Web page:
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a local anesthetic used as the hydrochloride salt for percutaneous infiltration anesthesia, peripheral nerve block, and epidural block.
ropivacaine/ro·pi·va·caine/ (-piv´ah-kān) a local anesthetic of the amide type, used as the hydrochloride salt for percutaneous infiltration anesthesia, peripheral nerve block, and epidural block.
a local anesthetic.
indications It is used to produce peripheral nerve block, caudal anesthesia, central neural block, and vaginal block.
contraindications Its use is prohibited in children less than 12 years of age, the elderly, those with severe liver disease, and those with known hypersensitivity to this drug.
adverse effects Life-threatening effects are convulsions, loss of consciousness, myocardial depression, cardiac arrest, arrhythmias, fetal bradycardia, status asthmaticus, respiratory arrest, and anaphylaxis. Other adverse effects are anxiety, restlessness, drowsiness, disorientation, tremors, shivering, bradycardia, hypotension, hypertension, nausea, vomiting, blurred vision, tinnitus, pupil constriction, rash, urticaria, allergic reactions, edema, burning, skin discoloration at the injection site, and tissue necrosis.
ropivacaineNaropin® Anesthesiology A local anesthetic, which is less potent and less toxic than bupivacaine. Cf Bupivacaine.
ropivacaineAn aminoamide local anaesthetic drug similar to BUPIVACAINE but with a less toxic effect on the heart and a reduced tendency to block the function of motor nerves. A brand name is Naropin.
ropivacaine; Naropin local anaesthetic agent of long duration of action; has same range of cautions, interactions and contraindications as lidocaine (lignocaine); contraindicated by certain selective serotonin reuptake inhibitor antidepressant agents (see Table 1, Table 2, Table 3 and Table 4)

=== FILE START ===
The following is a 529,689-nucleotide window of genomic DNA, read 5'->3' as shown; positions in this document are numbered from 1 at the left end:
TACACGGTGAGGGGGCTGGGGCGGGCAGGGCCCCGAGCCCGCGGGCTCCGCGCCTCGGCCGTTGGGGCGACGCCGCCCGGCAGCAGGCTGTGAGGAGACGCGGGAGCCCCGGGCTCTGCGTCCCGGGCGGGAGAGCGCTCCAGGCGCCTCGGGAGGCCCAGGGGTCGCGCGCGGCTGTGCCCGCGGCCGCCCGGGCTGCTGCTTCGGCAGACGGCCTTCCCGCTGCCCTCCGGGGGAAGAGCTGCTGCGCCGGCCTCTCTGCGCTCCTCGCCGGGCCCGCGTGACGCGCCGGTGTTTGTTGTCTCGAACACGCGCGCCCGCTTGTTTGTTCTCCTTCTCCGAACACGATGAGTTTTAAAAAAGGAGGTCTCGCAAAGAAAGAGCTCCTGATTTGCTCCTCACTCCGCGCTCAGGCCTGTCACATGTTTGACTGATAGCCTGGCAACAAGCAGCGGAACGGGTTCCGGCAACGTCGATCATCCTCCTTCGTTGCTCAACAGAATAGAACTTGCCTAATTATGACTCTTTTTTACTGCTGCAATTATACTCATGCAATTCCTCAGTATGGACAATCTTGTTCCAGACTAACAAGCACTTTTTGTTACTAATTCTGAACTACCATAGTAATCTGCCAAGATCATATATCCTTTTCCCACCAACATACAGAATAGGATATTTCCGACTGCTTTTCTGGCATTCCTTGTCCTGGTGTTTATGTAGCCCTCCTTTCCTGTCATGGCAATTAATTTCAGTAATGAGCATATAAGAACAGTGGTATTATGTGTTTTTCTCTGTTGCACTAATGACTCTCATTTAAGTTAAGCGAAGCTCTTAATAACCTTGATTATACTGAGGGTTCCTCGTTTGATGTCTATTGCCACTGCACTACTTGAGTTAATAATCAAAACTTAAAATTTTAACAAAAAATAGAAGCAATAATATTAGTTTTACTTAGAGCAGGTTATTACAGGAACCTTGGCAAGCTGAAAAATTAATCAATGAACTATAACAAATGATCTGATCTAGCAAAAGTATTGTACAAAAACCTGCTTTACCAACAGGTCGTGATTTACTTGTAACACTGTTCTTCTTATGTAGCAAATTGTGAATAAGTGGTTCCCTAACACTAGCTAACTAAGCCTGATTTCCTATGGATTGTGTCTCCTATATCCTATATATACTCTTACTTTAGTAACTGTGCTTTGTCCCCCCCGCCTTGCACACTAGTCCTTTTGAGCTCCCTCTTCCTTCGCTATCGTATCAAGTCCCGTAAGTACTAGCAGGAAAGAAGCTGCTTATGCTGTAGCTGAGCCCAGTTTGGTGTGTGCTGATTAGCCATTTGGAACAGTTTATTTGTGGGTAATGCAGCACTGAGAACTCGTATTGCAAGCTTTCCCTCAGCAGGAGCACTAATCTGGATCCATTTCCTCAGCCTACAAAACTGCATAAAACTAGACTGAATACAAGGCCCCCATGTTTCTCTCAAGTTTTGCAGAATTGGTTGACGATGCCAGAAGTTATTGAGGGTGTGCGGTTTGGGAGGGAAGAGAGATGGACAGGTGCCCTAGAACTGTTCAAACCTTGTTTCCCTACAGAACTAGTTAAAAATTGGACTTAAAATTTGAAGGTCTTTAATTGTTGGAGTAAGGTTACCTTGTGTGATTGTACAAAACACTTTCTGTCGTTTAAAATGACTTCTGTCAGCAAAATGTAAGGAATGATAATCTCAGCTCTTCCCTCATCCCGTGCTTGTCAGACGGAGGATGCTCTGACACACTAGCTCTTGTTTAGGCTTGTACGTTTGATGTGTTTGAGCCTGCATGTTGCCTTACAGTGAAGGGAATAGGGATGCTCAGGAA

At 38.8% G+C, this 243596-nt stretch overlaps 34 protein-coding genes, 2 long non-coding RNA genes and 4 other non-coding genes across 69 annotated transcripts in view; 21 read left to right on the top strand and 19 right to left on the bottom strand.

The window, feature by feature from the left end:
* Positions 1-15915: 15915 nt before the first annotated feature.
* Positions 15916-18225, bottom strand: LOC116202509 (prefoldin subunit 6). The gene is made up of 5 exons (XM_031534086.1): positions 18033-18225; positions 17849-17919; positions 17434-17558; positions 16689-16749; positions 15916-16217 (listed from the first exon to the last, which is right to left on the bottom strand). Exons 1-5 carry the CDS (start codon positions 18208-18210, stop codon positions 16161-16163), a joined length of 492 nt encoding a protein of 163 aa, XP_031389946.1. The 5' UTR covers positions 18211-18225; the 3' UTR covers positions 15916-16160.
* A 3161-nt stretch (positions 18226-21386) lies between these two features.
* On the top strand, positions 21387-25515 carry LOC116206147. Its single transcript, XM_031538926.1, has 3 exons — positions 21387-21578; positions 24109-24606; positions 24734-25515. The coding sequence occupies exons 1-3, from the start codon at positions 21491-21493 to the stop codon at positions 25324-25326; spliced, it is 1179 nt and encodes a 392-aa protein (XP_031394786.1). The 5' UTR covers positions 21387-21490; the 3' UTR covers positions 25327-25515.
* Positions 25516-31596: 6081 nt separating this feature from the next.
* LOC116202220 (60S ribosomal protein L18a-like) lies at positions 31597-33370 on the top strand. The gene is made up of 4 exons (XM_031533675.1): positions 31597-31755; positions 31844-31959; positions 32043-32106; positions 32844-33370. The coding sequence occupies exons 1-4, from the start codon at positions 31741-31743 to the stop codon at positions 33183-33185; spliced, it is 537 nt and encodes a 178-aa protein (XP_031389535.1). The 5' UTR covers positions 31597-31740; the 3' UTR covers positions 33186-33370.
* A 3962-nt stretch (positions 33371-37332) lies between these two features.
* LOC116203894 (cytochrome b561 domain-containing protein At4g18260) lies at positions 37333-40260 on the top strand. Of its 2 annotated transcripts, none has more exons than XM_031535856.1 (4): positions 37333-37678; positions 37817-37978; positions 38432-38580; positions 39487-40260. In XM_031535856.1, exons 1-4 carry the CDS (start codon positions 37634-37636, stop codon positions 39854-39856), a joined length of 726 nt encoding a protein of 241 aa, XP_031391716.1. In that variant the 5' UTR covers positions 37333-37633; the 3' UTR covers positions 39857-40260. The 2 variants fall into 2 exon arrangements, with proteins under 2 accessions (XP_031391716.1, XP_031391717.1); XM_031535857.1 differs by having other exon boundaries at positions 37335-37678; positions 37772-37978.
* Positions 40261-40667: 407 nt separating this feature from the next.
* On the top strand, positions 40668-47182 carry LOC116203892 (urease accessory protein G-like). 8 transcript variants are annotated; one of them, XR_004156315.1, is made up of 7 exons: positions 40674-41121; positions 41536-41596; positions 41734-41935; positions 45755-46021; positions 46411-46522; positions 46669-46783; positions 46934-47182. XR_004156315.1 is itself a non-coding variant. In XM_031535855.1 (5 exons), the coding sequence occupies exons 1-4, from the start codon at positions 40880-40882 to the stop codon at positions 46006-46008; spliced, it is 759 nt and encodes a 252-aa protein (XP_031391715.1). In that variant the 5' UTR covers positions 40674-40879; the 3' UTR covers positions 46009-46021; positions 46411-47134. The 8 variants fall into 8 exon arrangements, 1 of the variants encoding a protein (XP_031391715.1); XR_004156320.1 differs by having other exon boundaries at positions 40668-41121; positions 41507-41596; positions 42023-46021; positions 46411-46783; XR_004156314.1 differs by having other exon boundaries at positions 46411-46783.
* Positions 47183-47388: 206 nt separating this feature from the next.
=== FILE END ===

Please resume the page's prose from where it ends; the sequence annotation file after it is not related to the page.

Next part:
|Type of local anaesthetic||Onset time||Offset time|
|Lidocaine||5 minutes||30-90 minutes|
|Bupivacaine||20 minutes||6-8 hours|
|Prilocaine||5-10 minutes||2-4 hours|
|Mepivacaine||5-10 minutes||2-4 hours|
|Levo-bupivacaine||20-30 minutes||6-8 hours|
|Ropivacaine||5-10 minutes||2-4 hours|
|Local anaesthetic agent Proprietary name||Principal drug interactions||Effect of interaction|
|Increased myocardial depression|
Increased risk of ventricular arrhythmias if lidocaine is given with quinpristin/dalfopristin
Increased risk of ventricular arrhythmias if lidocaine is given with any drug that prolongs the QT interval of the cardiac cycle
Plasma concentration of lidocaine increased by amprenavir, atazanavir and lopinavir
Increased myocardial depression
Increased risk of lidocaine toxicity when given with propranolol
The action of lidocaine is antagonized by the hypokalaemia caused by acetazolamide, loop diuretics or thiazide and related diuretics (i.e. a greater dose of lidocaine would be required to achieve anaesthesia)
Increased risk of ventricular arrhythmia if lidocaine is given with dolasetron
Plasma concentration of lidocaine increased when given with cimetidine; risk of lidocaine toxicity increased with cimetidine